The families of flowering plants.                                                                                                                                                                

Dipterocarpaceae Bl.


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IncludingMonotaceae (E. Gilg) Maury ex Takhtajan

Habit and leaf form. Trees (often tall with buttressed bases, constituting the ‘mixed Dipterocarp’ forests dominant in Asian lowland rainforests);non-laticiferous and without coloured juice; resinous (Dipterocarpoideae), or not resinous; leptocaul. Mesophytic. Leaves evergreen; alternate; leathery; petiolate (the petiole often geniculate or sinuate); simple. Lamina entire; usually prominently pinnately veined; cross-venulate. Leaves stipulate. Stipules intrapetiolar; free of one another; caducous, or persistent. Lamina margins entire. Domatia occurring in the family (from 4 genera and numerous species); manifested as pits (all).

Leaf anatomy. Mucilaginous epidermis present, or absent.

Lamina dorsiventral. The mesophyll containing mucilage cells, or not containing mucilage cells.

Stem anatomy. Secretory cavities present; with resin, or with mucilage. Cork cambium present; initially superficial. Nodes tri-lacunar, or penta-lacunar. Cortical bundles present, or absent. Medullary bundles absent. Internal phloem absent. Secondary thickening developing from a conventional cambial ring. The secondary phloem stratified into hard (fibrous) and soft (parenchymatous) zones. ‘Included’ phloem absent. Xylem with fibre tracheids; with vessels. Vessel end-walls horizontal; simple. Vessels consistently with vestured pits. Wood parenchyma apotracheal, or paratracheal.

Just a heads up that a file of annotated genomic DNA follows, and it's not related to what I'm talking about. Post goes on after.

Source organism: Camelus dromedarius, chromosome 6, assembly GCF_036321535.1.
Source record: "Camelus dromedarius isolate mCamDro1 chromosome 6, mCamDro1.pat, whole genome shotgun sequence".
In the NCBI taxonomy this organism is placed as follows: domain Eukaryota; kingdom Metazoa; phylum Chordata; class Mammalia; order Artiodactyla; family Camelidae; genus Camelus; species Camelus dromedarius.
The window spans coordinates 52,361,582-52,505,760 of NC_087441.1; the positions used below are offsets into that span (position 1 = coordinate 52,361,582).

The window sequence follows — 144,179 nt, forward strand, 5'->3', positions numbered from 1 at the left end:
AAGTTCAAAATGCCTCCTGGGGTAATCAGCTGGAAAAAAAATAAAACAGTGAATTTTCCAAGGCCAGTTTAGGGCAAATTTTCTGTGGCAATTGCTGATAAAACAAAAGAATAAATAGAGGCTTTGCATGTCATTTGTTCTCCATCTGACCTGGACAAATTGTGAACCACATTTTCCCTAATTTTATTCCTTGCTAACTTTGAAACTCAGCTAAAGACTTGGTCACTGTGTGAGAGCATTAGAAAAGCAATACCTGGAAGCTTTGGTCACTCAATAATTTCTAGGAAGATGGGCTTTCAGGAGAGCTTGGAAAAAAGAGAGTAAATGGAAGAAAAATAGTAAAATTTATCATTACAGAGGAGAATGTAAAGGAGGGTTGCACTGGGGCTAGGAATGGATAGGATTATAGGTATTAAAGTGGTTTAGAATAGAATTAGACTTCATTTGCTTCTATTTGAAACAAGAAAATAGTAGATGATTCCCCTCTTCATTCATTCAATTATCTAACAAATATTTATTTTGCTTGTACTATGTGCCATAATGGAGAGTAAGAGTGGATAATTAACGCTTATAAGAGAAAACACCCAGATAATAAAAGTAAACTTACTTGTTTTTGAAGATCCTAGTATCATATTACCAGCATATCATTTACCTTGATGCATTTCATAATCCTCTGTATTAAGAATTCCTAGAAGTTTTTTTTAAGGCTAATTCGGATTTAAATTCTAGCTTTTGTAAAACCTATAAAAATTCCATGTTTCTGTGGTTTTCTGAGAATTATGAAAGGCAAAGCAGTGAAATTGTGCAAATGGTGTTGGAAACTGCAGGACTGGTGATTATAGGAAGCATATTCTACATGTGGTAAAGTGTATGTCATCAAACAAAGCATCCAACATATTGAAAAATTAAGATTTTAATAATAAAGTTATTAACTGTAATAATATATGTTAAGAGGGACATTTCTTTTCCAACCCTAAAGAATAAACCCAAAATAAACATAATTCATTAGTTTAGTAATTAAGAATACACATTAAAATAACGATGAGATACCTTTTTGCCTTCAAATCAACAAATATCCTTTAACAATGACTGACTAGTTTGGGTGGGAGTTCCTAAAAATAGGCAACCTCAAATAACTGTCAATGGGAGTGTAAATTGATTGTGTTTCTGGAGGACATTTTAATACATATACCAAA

Reproductive type, pollination. Unisexual flowersabsent. Plants hermaphrodite. Pollination entomophilous.

Inflorescence, floral, fruit and seed morphology. Flowers aggregated in ‘inflorescences’; in cymes (rarely), or in racemes, or in panicles (usually). Inflorescences terminal, or axillary. Flowers bracteate (the bracts caducous); large (showy); often fragrant; regular; 5 merous; cyclic, or partially acyclic. Sometimes the androecium acyclic (the stamens then somewhat irregularly disposed). Floral receptacle developing an androphore (Monotoideae), or with neither androphore nor gynophore (Dipterocarpoideae).

Perianthwith distinct calyx and corolla; 10; 2 whorled; isomerous. Calyx 5; 1 whorled; polysepalous, or gamosepalous (frequently with a short or long tube); blunt-lobed. Calyx lobes markedly shorter than the tube to markedly longer than the tube. Calyx regular; persistent; accrescent (some or all of the sepals becoming enlarged to constitute a winged fruit); imbricate, or valvate. Corolla 5; 1 whorled; polypetalous, or gamopetalous (the petals often connate at the base). Corolla lobes markedly longer than the tube. Corollacontorted (spirally twisted in bud).